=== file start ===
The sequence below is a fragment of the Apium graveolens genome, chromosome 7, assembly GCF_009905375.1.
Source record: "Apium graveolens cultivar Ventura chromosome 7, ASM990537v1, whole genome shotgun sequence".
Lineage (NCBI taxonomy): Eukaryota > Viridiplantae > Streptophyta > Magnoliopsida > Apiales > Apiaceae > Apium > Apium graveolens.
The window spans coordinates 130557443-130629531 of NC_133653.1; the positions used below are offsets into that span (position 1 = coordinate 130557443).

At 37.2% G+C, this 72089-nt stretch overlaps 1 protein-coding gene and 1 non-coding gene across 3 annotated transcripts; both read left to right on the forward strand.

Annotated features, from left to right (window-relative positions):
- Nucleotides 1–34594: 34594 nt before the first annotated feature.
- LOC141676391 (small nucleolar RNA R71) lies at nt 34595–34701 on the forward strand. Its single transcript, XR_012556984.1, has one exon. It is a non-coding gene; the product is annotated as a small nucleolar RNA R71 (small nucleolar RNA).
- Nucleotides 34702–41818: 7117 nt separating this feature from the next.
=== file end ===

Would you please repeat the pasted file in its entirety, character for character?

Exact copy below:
The sequence below is a fragment of the Apium graveolens genome, chromosome 7, assembly GCF_009905375.1.
Source record: "Apium graveolens cultivar Ventura chromosome 7, ASM990537v1, whole genome shotgun sequence".
Lineage (NCBI taxonomy): Eukaryota > Viridiplantae > Streptophyta > Magnoliopsida > Apiales > Apiaceae > Apium > Apium graveolens.
The window spans coordinates 130557443-130629531 of NC_133653.1; the positions used below are offsets into that span (position 1 = coordinate 130557443).

At 37.2% G+C, this 72089-nt stretch overlaps 1 protein-coding gene and 1 non-coding gene across 3 annotated transcripts; both read left to right on the forward strand.

Annotated features, from left to right (window-relative positions):
- Nucleotides 1–34594: 34594 nt before the first annotated feature.
- LOC141676391 (small nucleolar RNA R71) lies at nt 34595–34701 on the forward strand. Its single transcript, XR_012556984.1, has one exon. It is a non-coding gene; the product is annotated as a small nucleolar RNA R71 (small nucleolar RNA).
- Nucleotides 34702–41818: 7117 nt separating this feature from the next.